By: Eva Kristinova (University of Regina, Canada, Mitacs Research Internship Scheme 21-22)
So there it goes. Just like that it’s time to say goodbye to another wonderful experience, in a wonderful place, having met some wonderful people. Although three months might not seem like such a long time, the sheer immersion of both the every-day and the extraordinary events is enough to produce a tear or two. This is especially the case when, one after the other, all your Mitacs acquaintances, turned good friends, who’s project started before yours, start saying their goodbyes. As I waved to the parting cars and taxis, it all started feeling a bit surreal. In a few days, that will be me in that car.
And so my nightly mind-wanderings turned into reflections on the past three months. I truly felt that those three short months changed me as a person, and my perspective on what’s to come. First and foremost, I survived a pretty intense research environment… I can do longer term research! Not a bad motivation for someone who is about to start their final-year dissertation. What’s more, I can enjoy the process.
But more so than pushing me intellectually, this trip left a personal impact. They say that any and all experience is a good thing. If it’s positive, you enjoy it; if it’s negative, you learn from it. And while there were a few downs here and there, negativity recall bias to the side, I truly cannot seem to forget all the good times. Looking back on an experience, and realising you really, for the first time, found the time to fully enjoy yourself is quite something.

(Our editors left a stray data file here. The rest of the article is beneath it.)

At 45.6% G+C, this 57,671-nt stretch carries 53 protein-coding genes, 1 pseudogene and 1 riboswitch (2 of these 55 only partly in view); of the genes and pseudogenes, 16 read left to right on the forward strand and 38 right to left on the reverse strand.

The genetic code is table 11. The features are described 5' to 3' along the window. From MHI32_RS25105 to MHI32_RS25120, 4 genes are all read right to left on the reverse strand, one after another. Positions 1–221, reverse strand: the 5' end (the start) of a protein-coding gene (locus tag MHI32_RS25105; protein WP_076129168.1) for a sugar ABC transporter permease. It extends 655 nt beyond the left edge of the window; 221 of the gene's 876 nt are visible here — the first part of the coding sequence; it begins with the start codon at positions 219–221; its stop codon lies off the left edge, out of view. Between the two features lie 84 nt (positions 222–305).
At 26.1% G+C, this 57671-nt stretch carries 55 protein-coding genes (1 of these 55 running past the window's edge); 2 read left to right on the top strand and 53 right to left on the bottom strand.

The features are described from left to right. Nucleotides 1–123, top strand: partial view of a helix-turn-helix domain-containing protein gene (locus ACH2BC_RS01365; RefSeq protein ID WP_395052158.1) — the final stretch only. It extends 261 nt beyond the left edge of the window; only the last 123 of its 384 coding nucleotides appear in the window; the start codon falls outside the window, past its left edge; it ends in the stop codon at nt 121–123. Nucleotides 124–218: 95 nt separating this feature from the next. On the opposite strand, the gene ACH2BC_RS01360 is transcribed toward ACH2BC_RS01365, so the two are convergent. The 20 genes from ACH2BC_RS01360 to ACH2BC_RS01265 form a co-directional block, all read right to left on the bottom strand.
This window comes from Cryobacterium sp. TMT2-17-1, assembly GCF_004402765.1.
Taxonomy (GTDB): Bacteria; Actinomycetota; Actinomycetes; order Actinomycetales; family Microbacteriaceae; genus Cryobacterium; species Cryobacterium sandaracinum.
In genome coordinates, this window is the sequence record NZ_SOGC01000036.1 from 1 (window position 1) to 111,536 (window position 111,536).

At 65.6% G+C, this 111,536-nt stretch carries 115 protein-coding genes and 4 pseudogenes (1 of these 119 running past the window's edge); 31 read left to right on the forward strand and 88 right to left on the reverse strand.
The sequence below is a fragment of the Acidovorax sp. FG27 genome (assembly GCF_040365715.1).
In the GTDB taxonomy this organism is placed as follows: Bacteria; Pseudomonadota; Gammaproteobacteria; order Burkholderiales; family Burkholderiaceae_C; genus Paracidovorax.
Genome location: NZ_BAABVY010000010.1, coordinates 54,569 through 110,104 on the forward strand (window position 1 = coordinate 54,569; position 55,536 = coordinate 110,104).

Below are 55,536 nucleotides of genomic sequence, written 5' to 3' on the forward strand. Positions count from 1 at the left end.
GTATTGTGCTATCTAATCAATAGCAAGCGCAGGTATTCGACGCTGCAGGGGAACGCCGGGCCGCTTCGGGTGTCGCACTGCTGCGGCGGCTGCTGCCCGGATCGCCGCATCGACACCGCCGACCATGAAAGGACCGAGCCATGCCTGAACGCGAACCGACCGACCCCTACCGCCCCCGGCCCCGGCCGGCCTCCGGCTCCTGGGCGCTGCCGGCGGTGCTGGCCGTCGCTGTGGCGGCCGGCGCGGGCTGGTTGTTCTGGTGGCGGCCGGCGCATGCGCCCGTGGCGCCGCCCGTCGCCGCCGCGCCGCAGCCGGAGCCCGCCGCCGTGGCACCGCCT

And so, as the next call for applications rolls out, I encourage any and all students with even a remote interest in research to give it a shot. I know it’s a lot of writing, and CV polishing, and interviews, but if my posts tell you anything, they should scream that it is worth it. Tips? Well, there are really three selection processes – by UoM based on your expression of interest, by Mitacs based on your research experience and motivation, and by your supervisory professor based on your suitability for a given project. And this means you have to try equally hard throughout the process, probably even more during that last interview part.
So, make sure that your expression of interest really expresses your genuine interest, update your CV with all the research you have ever done, even if it’s just for a course assignment, approach someone who knows you as a good researcher, and not just as a good student, for recommendation, and think long and hard about your preferred project choices. You don’t want to be stuck working somewhere, or on something that you don’t want to.
Finally, best of luck on your trip to Canada! Because this will truly be a summer you never forget.